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Or it is difficult to run other operating systems.

Wow, I really do not agree with this statement at all.

People do not suddenly hate pop music if they hear other, new, better or different pop music. Music enjoyment remains fairly consistent - across decades, now. People will maintain old favorites, not suddenly hate old favorites should they hear a new song that they really like. And I have no idea what metric you would use to define "better" pop music.

And people prefer and choose the music that they like from the extremely diverse range of music available. Whereas Windows is nearly a monopoly. They do not sift through the diverse range of OS's available and then choose to use Windows. It is simply what comes with their computers when they buy it and they use it, often complaining about it, because nothing else is available.

Pizza may be a popular dish because it may be chosen among the available dishes, but Nitrogen is not a popular element just because it is so widespread that it is in everything you eat whether you want it or not.

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If there is healthy market competition, excellent products will be popular. However, big companies often try to avoid competition in order to profit without effort.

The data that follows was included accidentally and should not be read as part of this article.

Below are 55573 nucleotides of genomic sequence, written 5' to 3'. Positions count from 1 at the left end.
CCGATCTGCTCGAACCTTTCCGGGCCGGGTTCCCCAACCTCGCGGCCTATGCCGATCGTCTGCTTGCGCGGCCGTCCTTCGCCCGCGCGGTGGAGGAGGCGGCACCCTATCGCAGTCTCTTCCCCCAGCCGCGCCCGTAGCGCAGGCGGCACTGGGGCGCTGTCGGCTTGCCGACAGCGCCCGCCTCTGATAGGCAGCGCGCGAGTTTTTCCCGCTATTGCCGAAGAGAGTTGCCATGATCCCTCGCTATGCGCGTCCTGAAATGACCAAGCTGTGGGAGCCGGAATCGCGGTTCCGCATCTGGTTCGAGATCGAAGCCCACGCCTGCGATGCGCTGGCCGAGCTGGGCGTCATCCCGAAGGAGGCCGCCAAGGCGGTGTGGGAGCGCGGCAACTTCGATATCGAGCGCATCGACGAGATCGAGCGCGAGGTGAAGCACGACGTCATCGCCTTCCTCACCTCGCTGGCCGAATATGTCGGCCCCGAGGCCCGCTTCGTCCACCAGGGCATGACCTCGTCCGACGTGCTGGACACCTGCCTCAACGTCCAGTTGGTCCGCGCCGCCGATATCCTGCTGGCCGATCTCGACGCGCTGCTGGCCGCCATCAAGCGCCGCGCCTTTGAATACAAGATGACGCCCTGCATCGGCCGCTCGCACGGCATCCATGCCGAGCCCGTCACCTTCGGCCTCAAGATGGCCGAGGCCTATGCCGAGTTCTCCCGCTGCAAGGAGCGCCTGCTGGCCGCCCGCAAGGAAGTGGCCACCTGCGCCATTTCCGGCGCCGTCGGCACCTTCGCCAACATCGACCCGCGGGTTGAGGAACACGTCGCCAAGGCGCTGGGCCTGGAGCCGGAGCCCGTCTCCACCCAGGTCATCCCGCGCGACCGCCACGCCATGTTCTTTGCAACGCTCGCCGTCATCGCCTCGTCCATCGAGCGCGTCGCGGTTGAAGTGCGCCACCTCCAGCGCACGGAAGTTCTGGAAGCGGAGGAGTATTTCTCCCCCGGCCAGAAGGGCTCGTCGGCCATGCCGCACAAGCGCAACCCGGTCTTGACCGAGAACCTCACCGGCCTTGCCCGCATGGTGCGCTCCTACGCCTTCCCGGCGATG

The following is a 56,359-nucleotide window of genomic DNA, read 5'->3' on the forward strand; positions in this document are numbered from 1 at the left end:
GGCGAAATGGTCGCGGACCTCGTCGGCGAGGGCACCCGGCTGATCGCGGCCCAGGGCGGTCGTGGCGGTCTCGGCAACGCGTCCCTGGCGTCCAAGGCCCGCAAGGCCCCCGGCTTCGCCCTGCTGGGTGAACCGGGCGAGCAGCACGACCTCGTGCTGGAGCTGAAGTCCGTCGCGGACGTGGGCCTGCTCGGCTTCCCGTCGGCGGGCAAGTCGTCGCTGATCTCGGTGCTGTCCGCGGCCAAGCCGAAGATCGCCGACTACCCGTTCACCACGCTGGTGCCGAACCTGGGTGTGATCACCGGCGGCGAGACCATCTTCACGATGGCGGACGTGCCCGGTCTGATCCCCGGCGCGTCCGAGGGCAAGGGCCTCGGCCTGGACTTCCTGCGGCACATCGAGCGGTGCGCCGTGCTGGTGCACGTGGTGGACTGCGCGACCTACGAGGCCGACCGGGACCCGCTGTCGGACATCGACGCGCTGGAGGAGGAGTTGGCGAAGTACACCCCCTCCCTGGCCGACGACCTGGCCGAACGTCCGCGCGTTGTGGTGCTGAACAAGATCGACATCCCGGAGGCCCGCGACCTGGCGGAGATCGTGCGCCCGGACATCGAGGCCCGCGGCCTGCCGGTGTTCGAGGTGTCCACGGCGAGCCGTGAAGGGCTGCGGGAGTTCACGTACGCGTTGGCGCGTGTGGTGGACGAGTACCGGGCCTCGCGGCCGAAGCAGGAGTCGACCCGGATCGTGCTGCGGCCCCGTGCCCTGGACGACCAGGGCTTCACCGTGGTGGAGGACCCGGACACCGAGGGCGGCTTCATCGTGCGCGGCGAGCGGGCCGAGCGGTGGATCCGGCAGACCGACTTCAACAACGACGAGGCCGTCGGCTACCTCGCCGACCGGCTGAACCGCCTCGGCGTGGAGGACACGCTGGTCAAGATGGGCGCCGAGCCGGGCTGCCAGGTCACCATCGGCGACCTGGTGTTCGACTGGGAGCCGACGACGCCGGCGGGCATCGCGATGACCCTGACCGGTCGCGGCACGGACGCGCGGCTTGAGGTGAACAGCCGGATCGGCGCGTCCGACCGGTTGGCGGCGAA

I think I totally get your point. And I agree with most of what you're saying.

I'd still call Windows the most popular OS, even if it's not due to people's likings, but just to the well established status.

It seems to me that this is not uncommon.
But the reason I take the difference between "widely in use" and "Popular" pretty seriously is that the verbiage is influential as to what people will think and take away from a statement.
It is like a lawyer saying, "Objection, your honor. Leading the witness".

Calling something "popular" when it in fact is not being chosen due to it being generally well liked, but instead is thrust upon the people with little to no other option implies that it is "chosen by the people due to it being well liked or best suited."
This is called "slant" and it is a very unwelcome thing in readers of media. We must be diligent to avoid bias and slant in our writing.

You are right that the line can be blurred. I just think it is best to enhance clarity, rather than blur. If you define your terms the right way and rely on a vague term here and there, you can justify saying that "Windows is the most popular OS" and remain an honest person.
But making more accurate and relatable statements while maintaining honesty seems to be a more productive and useful approach. Using terms and definitions that most be accept as valid and saying "Windows is the most widely used OS" is an honest statement. It also is less leading, less slanted and is more accurate.

I recall the anecdote about the gym teacher needing to take stock of the equipment and getting a student to help. They were checking the equipment in a shed and he handed her a Carbon Copy form to mark the inventory lists on and she was amazed by it. She said, "Pretty soon, we won't need copy machines, anymore."


Fair enough, I don't disagree with what you say at all.

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